The hot sun beats down, shining directly overhead. The forehead of 22-year-old Basma gleams with sweat. She has been working non-stop since morning. It’s the season for alfalfa and she is harvesting the plant in the low wetlands of Bamyan’s Punjab district with several women. Whatever the season and whatever the job, these workers say that women in Bamyan do physical labour as tough as the men.
“If men take the spade, women take the sickle,” Basma explains, adding that women don’t really have a choice if they want to earn an income.
But their hard work is not only in the fields. At home, the work continues, except that unlike the work in the fields, housework is not shared equally with the men. Many consider it only for women.
Every day, Basma wakes up before sunrise. Her morning to-do list includes baking bread, milking the cow, preparing family breakfast, cleaning up, feeding the animals. All this before she leaves for her work in the fields that begins at 9:00AM.
“Especially during the spring season, there is too much work to do and it puts so much pressure in your head. It makes you hate life,” Basma says. “Sometimes I think to myself that it would be better to die than live this life. What kind of life is it to work so hard from the beginning of spring (September) to July, and in the end, you still can’t earn enough to eat bread.”
While the work day for men usually ends as the sun sets behind the Bamyan mountains, for women like Basma it is just the next phase of more hours of work. No matter how tired Basma is, she is expected to prepare dinner and finish the housework.
Women we spoke to say its mostly poverty that drives them to also work outside the home. In most parts of Hazarajat, its very common for women to work outside the home for an income. Hazarajat is one of the deprived and lowest income areas in Bamyan.
For women with young children and infants, the situation is even more extreme as they will take their children with them.
“I know people who go out of the house for work for three or four months with their young children,” Basma says.
Work for women outside the home depends on the season. In the spring, harvesting grass, gathering firewood from the mountains, taking care of domestic animals, harvesting wheat in the summer, and harvesting crops in the fall, are external tasks that women also take on.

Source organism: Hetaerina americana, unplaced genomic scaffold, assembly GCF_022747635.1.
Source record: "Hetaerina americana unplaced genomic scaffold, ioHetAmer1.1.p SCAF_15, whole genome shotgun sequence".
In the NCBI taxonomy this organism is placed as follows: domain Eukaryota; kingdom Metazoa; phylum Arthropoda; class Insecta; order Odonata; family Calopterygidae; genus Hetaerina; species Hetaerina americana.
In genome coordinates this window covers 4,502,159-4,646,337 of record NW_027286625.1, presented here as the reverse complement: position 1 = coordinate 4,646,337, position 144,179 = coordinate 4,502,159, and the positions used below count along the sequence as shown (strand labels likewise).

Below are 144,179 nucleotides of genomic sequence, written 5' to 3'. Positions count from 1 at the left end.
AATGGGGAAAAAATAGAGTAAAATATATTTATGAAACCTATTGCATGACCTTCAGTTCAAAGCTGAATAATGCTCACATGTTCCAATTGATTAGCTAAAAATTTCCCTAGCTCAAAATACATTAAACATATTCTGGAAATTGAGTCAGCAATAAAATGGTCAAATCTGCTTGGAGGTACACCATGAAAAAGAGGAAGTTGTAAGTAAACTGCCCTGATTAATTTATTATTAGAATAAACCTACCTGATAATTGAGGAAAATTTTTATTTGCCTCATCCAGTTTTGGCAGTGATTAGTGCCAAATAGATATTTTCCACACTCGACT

Women who are educated even to grade 12 are also not exempt from these demands with many of them expected to do both.
“The hard work of girls is so much that during the week, sometimes they go to school for two or three days and then the other three or four days they have to be busy with hard work and farming,” Basma says.
Zeba Musawi, 20, agrees. Her school years were demarcated with classes in the morning and physical labour in the afternoons.
“In the morning, I used to go to school. In the afternoon, I used to harvest wheat, clover, or alfalfa,” Zeba says.
Reaping thorns, which is very difficult and laborious work, is generally the responsibility of women. Men do not take part in that.
“If men plant, women reap, if men irrigate the grass so that it grows, women cut it,” Zeba says. The 20-year-old resident of Punjab district says the only outdoor work women are not expected to do in her neighbourhood, Targhai, is fetch firewood.
Zeba resents the work she had to do after school.
“We didn’t have the opportunity to repeat our lessons at home, whether we learned that at school or not,” Zeba says, adding that being forced to do physical labour after school hurt her spirit.
For the Bamyan women in this relentless cycle of work, their hands are hardened and calloused. But more so, they say their hearts are equally wounded. The lack of appreciation for their work and even the abuse they receive if it is not done perfectly is a tough burden to bear.
The women interviewed for this report say that the men were never grateful for the efforts, and some were even treated poorly for very small mistakes or delays.
Basma says men cannot fail to see how hard women are working. But nonetheless, if their tea or bread is not ready at the time they wish, many resort to verbal violence such as insults or sometimes physical violence such as slapping.
“If a woman goes out of the house late to work because of a lot of housework, her husband might sarcastically comment about how she slept in,” Basma says.
Women in Bamyan say the abuse they suffer from men has always been around. But some believe it has gotten worse since the Taliban took charge of the country.
Razia, 25, says most women she knows in her neighbourhood of Targhai feel they have no choice but do all the tasks inside and outside the home.
“Women do all the same work as men, and in addition to that, they have to do house chores such as washing clothes, washing dishes, cooking, plus take care of children, and house cleaning.”
It’s not only in the more remote areas of Bamyan. In the provincial center, Golbakht, 45, says when she finishes her own housework, she collects firewood, prepares meals, and does laundry in other people’s houses for money.
“I collect potatoes. I collect hay. I bring wood and kindling for winter fuel from faraway places. I do laundry for people, I work very hard for a very small amount of payment,” she says.
According to Golbakht, in the spring season, she plows the land for a small wage, and after that, when the potatoes are harvested, she goes to pick them. She says there is not a quiet moment in which to enjoy her life.
To Basma, this cycle of abusive treatment and relentless work is why she speaks so candidly about wanting to die. She says women are subjected to many small deaths in this life.
“It is better to die once than to die every day,” she says.